Tuesday, August 20, 2013

Thoughts about C-sections

No one in my very large extended family has had severe complications during labor, had premature babies, or had to have a c-section. I was the first (and so far/hopefully, the only.) That kind of makes me feel like I lost the genetic lottery, though I know that's not what it's about.

Me and Builder Boy (2006)
My first emergency c-section was a complete surprise. It all happened very quickly and I only remember a few things about it. I remember that Builder Boy's head was bigger than they expected and the doctor had trouble getting him out so he pushed down on my rib cage/lungs for leverage which made me feel like I was being suffocated. I remember that they almost left the operating room without letting me see my baby, until I said something. And I remember waiting for what felt like forever, without my baby, in the recovery room alone while a nurse would come in every once in a while and push on my just cut opened and sewn closed abdomen and asked if it hurt. (It did!)

In my postpartum room there was another woman who had just had her 3rd c-section. She was very nice and talked to me, though I never saw her face or learned her name. She is how I learned that after you have one c-section you're more likely to have following births as c-sections, and that there are risks for attempting a vbac (vaginal birth after caesarean.)

When I became pregnant for the second time my husband and I researched vbacs and prayed about it. We decided that the best decision for us was to attempt a vbac. However, that's not how things turned out, and I required a second emergency c-section. I remember very little about that one, too. I remember the anesthesia they used to block feeling in my lower half didn't work, I could still fell the test pinches, so they kept giving me more and more of something; not sure what. Having had the previous experience (at a different hospital) I made sure ahead of time that they would remember to let me see my baby before they took off with him. And I am really glad I did, since I was so sick afterwards from all the extra anesthesia that I was too sick to get out of bed and see him in the NICU for over 36 hours. (And it felt MUCH longer than that.)

So when the time came around and my husband and I were deciding whether or not we wanted to have a third child, we knew we had to factor in that I would be having another c-section. We had decided before the 2nd one that we were willing to try a vbac then, but not a vba2c if that didn't turn out as planned. I had gotten through two c-sections, so I figured I could handle one more. I've heard about pregnancy hormones that give you amnesia about your birthing experience, so you're more likely to do it again, even if it was really painful and awful. This is the only thing I can think to explain why I thought a third c-section would not be a big deal; complete amnesia. Because this time around my mind felt like a video recorder. I still remember everything; those forgetting hormones didn't kick in this time. And if I hadn't been completely sure after this pregnancy that this would be my last time, going through that c-section would have convinced me.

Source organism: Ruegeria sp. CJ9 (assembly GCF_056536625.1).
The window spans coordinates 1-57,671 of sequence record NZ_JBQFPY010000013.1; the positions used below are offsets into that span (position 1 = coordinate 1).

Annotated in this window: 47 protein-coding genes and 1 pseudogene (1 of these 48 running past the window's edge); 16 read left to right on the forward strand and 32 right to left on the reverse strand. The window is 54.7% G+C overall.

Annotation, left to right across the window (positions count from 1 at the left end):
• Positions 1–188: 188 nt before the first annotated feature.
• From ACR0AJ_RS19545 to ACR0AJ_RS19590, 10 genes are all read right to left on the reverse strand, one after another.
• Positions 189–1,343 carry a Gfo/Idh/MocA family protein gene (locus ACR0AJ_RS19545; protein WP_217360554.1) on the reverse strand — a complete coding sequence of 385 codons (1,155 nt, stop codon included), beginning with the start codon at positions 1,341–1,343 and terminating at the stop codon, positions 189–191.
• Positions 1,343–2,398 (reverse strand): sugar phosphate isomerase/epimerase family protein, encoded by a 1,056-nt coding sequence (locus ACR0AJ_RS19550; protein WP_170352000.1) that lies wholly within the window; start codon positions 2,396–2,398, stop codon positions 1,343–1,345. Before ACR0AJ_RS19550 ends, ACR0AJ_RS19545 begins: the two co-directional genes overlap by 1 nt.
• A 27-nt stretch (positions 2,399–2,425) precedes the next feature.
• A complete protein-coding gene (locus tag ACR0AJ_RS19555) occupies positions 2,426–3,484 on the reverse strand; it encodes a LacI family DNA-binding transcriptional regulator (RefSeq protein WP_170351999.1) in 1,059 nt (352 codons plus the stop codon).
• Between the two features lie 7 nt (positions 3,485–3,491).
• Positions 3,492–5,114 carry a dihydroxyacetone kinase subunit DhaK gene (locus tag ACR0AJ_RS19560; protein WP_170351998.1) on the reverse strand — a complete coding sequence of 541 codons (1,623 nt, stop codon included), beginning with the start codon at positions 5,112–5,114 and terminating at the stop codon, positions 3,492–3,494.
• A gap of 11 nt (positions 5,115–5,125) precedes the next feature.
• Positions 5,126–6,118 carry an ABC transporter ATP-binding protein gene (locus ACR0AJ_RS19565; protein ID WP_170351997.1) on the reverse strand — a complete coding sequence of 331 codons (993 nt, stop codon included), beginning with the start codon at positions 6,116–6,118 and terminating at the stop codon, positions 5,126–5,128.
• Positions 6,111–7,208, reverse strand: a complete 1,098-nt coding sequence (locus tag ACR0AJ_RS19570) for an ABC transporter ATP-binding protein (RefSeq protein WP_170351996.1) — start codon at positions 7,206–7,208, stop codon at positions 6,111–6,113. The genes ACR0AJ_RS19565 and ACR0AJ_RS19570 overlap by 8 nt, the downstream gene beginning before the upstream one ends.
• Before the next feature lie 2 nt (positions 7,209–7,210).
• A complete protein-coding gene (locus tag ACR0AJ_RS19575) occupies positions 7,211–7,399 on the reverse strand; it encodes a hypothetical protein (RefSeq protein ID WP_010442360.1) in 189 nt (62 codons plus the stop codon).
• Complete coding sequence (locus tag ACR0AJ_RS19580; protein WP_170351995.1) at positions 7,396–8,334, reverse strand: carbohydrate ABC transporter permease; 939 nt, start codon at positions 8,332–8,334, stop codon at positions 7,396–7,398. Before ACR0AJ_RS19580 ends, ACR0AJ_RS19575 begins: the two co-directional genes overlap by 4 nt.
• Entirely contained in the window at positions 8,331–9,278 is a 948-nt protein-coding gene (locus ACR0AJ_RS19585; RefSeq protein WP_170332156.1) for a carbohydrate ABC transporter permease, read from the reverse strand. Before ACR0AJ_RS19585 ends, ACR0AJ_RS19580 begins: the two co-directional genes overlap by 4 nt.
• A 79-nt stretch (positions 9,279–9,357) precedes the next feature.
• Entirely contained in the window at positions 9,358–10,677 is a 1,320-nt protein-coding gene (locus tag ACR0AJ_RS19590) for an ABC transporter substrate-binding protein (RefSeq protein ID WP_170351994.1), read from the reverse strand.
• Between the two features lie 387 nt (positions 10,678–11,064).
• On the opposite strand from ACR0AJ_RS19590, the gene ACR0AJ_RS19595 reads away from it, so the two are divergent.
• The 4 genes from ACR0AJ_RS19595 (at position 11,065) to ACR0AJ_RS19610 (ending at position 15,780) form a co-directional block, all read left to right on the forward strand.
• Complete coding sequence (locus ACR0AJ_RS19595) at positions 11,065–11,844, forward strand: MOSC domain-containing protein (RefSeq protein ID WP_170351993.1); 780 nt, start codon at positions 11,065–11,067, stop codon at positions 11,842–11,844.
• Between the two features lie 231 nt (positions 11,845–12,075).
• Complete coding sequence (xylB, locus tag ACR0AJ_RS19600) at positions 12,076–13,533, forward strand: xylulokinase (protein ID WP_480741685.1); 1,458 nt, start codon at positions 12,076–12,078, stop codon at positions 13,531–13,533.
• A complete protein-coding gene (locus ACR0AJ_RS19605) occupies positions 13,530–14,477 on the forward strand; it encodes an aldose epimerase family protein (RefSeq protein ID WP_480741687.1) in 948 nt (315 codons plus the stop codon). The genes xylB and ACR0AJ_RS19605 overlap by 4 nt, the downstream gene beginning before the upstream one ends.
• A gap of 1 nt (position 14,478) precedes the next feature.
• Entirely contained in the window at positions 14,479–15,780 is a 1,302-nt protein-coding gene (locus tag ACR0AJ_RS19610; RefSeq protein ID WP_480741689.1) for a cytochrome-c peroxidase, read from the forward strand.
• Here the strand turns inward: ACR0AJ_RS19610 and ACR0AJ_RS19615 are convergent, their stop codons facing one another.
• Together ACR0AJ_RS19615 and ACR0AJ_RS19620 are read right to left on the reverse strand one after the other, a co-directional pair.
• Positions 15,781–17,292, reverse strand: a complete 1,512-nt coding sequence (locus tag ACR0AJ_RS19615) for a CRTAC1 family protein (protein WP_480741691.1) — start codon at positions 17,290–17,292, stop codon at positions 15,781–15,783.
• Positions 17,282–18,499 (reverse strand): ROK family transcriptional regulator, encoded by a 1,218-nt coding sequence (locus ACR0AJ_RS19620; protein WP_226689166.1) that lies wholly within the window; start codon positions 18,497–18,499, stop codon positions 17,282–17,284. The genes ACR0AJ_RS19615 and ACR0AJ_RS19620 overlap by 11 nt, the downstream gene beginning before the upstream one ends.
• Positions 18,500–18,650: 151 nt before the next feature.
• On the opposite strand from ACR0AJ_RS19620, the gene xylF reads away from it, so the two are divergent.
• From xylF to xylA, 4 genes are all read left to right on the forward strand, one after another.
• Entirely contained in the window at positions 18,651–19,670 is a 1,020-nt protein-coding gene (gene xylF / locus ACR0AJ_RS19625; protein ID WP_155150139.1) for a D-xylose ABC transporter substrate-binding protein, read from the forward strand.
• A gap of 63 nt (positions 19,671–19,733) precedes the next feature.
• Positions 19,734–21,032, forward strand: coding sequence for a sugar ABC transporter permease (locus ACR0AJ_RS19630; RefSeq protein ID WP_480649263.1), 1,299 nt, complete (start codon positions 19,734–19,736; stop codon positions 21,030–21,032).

Me and Lady Bug (2013)
I'm not trying to scare everyone away from c-sections. I really understand the importance of them. But as I was on the operating table in the cold, sterile room I felt I was living the definition of  the word "splayed." (The image of Mel Gibson at the end of Braveheart comes to mind.) It was so impersonal and even though I'd done it before, this time I was afraid. I held my panic in but all I wanted at that moment was to call it all off and attempt a vba2c. Anything but be cut open, vulnerable. Maybe it was the hormones, maybe it was emotional exhaustion from being in the hospital on magnesium sulfate for a week. I just did not want to be there, doing that. But I did it, because I had to. At least this time around I got to watch my baby and hold her while I was in the recovery room before she started having problems and had to be moved to the NICU.

My recovery was even longer this time, partially because I had to stay on the magnesium. I also had some internal bleeding or something that required a transfusion two days after the surgery. Getting my tubes tied while I was already open may have also extended my recovery period. I couldn't have made it through the first week home if my mother-in-law haddn't come up to stay with us and help.

I wrote all that out for those who are researching caesarean sections and want to know what it's like on a personal rather than clinical perspective. I do NOT recommend an elective c-section if there is no medical reason to have it. I would much rather have pushed the kids out (though I am saying that having never done it.) I rather envy my friends who went in, had their baby, and were out the next day.

1 comment:

  1. This breaks my heart. Although I understand what you went through I by no means KNOW. I feel so blessed to have had a complication free/natural/" easy" birth with my 9 lb. Burrito <3 It is certainly good to remember and keep things in perspective. So glad you 4 are all well and that you don't have to do that again. xoxo


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